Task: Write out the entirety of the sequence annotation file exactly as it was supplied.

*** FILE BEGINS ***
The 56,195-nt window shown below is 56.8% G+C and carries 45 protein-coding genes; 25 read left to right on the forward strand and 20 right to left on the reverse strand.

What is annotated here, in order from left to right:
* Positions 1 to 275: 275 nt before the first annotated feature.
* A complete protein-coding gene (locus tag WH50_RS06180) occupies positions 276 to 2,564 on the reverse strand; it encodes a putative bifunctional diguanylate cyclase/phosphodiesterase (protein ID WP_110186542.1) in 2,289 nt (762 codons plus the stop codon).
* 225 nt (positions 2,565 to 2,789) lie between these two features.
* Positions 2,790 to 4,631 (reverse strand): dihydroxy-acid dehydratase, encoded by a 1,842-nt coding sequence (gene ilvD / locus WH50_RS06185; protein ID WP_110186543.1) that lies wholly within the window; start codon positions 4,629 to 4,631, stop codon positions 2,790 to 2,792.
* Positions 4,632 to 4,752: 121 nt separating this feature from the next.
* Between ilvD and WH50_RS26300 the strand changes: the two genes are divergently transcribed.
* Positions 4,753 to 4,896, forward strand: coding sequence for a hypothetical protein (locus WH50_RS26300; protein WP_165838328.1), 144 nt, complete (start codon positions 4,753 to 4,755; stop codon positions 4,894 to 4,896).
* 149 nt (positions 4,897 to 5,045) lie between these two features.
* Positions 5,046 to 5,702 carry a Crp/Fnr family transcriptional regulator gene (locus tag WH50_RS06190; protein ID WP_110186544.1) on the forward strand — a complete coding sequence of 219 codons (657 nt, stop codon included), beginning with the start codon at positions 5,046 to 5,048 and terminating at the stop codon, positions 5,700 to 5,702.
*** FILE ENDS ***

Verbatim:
The 56,195-nt window shown below is 56.8% G+C and carries 45 protein-coding genes; 25 read left to right on the forward strand and 20 right to left on the reverse strand.

What is annotated here, in order from left to right:
* Positions 1 to 275: 275 nt before the first annotated feature.
* A complete protein-coding gene (locus tag WH50_RS06180) occupies positions 276 to 2,564 on the reverse strand; it encodes a putative bifunctional diguanylate cyclase/phosphodiesterase (protein ID WP_110186542.1) in 2,289 nt (762 codons plus the stop codon).
* 225 nt (positions 2,565 to 2,789) lie between these two features.
* Positions 2,790 to 4,631 (reverse strand): dihydroxy-acid dehydratase, encoded by a 1,842-nt coding sequence (gene ilvD / locus WH50_RS06185; protein ID WP_110186543.1) that lies wholly within the window; start codon positions 4,629 to 4,631, stop codon positions 2,790 to 2,792.
* Positions 4,632 to 4,752: 121 nt separating this feature from the next.
* Between ilvD and WH50_RS26300 the strand changes: the two genes are divergently transcribed.
* Positions 4,753 to 4,896, forward strand: coding sequence for a hypothetical protein (locus WH50_RS26300; protein WP_165838328.1), 144 nt, complete (start codon positions 4,753 to 4,755; stop codon positions 4,894 to 4,896).
* 149 nt (positions 4,897 to 5,045) lie between these two features.
* Positions 5,046 to 5,702 carry a Crp/Fnr family transcriptional regulator gene (locus tag WH50_RS06190; protein ID WP_110186544.1) on the forward strand — a complete coding sequence of 219 codons (657 nt, stop codon included), beginning with the start codon at positions 5,046 to 5,048 and terminating at the stop codon, positions 5,700 to 5,702.